How to Teach Kids to Better Manage Life’s Disappointments
Her brother ate the last two Oreos instead of saving one for her. Dad said no more TV right before bedtime. He tested positive COVID at the last minute and can’t take a planned spring break trip. A broken arm means baseball season is over until next year. Disappointment can take infinite forms for a kid. Though you can’t spare them from disappointment, you can teach them how to handle it so they bounce back stronger as they get older.
Kids today may have more experience with disappointment than prior cohorts considering the ways in which the pandemic canceled or fundamentally altered two years of their childhood. Even with all that experience, all kids—from toddlers to teens—still need their parents’ help to learn skills to process their emotions.
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“It’s OK to be disappointed, and it is not your job as a parent to make sure your child is never disappointed,” said therapist Lynn Lyons on her podcast Flusterclux. She gave tips for parents to help children process disappointment while curbing annoying behaviors like blaming, whining, and sulking.
What to do when your kid is disappointed
First, start by empathizing. Try saying one of these validating phrases:
“I understand how you feel.”
“I get that this is disappointing.”
“If I were you, I would feel disappointed too.”
Fill your back pocket with these go-to phrases to help kids put words to their feelings and to show you understand and support them even when they have negative feelings.
You should also let them have their emotions while still acknowledging the reality of the situation. Lyons suggests saying, “I know you’re disappointed, and the fact remains that we can’t go to the waterpark in a thunderstorm.”
After you empathize and validate their feelings, turn to problem-solving. This is not you solving the problem by vanquishing disappointment. Instead, collaborate with your kid to ask what they could do instead. What could they do differently to avoid this disappointment next time? What are reasonable expectations to have when you can’t control everything?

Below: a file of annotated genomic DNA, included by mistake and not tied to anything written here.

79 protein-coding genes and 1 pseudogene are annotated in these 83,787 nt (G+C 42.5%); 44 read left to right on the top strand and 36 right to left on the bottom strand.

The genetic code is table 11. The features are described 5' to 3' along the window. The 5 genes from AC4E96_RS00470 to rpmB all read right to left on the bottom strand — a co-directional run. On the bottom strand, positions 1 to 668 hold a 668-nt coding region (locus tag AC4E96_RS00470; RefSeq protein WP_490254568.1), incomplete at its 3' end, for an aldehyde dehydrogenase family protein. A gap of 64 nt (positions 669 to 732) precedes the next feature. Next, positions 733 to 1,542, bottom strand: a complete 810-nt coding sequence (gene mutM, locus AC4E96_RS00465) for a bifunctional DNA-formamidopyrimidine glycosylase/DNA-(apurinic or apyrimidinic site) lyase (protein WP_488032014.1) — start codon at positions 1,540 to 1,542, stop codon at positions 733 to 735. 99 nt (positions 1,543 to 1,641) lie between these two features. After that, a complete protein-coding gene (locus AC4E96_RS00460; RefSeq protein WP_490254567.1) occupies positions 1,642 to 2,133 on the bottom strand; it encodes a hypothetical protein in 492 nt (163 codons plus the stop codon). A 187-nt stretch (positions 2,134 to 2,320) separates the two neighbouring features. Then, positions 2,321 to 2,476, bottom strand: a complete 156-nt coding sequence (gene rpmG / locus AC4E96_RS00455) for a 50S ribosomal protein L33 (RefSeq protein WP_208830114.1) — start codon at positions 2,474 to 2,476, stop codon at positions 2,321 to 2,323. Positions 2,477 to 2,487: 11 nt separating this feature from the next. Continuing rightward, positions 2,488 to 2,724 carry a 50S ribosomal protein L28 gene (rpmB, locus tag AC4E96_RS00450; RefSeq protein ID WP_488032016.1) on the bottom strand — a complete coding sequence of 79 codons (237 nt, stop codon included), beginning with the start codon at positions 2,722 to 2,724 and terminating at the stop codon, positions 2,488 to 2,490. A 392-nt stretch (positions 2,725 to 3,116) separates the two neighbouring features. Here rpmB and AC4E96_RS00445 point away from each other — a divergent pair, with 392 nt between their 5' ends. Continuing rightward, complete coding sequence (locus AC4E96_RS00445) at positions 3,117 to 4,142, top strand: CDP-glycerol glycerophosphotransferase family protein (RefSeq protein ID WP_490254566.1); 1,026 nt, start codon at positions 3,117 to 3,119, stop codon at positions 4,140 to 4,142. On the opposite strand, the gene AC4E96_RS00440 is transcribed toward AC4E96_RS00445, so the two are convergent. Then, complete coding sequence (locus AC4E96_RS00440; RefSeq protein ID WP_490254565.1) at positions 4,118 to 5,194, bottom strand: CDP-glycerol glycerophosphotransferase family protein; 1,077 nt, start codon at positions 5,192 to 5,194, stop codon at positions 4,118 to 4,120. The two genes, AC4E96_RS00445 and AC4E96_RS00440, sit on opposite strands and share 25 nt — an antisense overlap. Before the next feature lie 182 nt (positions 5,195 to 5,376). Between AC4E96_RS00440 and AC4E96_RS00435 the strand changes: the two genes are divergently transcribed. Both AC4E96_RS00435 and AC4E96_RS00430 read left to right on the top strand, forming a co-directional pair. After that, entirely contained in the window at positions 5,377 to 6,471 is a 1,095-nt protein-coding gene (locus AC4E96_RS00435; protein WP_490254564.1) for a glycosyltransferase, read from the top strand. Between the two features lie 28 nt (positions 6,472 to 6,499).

Your little kid might have picked up a habit of whining or sulking when they don’t get what they want. Now is the time to correct that behavior rather than reinforcing it by giving in.
“Whining is a learned behavior. And one of the reasons kids whine is because it is really effective,” Lyons said. Giving in to whining may get you out of a tough parenting moment, but it will backfire in the long run.
“That’s when you are going to be teaching them how to get you to take over their feelings, how to get you to step in and do what they want you to do to make them feel better,” Lyons said. “You are a support, but you cannot step in to make their feelings go away. That’s not your job, and it’s not healthy for them.”
Instead of getting annoyed, confront the behavior by saying, “You are disappointed, and you are whining to get me to change the situation. That behavior is not going to change the outcome.” Ask the child to help you think of alternative activities or redirect them to something that they usually find fulfilling. (For example, a recent study found that drawing improved children’s moods after disappointment.)
You can also teach them some self-soothing skills that can calm disappointment in place of whining.
What you shouldn’t do when your kid is disappointed
Don’t minimize or try to talk them out of disappointment, and don’t encourage your child to put on a happy face or conceal their disappointment. A 2020 study found that children who put on a happy face instead of expressing disappointment experienced impaired cognitive performance afterward because using self-control to hide disappointment leads to “ego depletion.”
“The ability to tolerate when things don’t go your way is a really really important skill,” Lyons said.
Don’t bribe or otherwise try to alleviate their disappointment with treats and rewards, and be sure to be mindful of your own reaction to disappointment. Do you have adult tantrums, sulk, blame, or whine? Try to model handling disappointment by acknowledging how you feel, looking for solutions, and managing expectations so you can recover and move on.
Special cases for dealing with disappointment
Lyons said in her experience as a therapist, people (including children) with anxiety can have a tougher time dealing with disappointment because they tend to be rigid. Consider whether anxiety might be the root of the problem if disappointment has become a roadblock your child just can’t get past.
Also, it is normal for very small children (up to school age) to react to disappointment with a tantrum. If you are dealing with a disappointed toddler, simplify your reaction. Use words to connect their big feelings to not getting what they wanted to help them learn emotional literacy. Stand by to offer comfort and a hug as the tantrum subsides.
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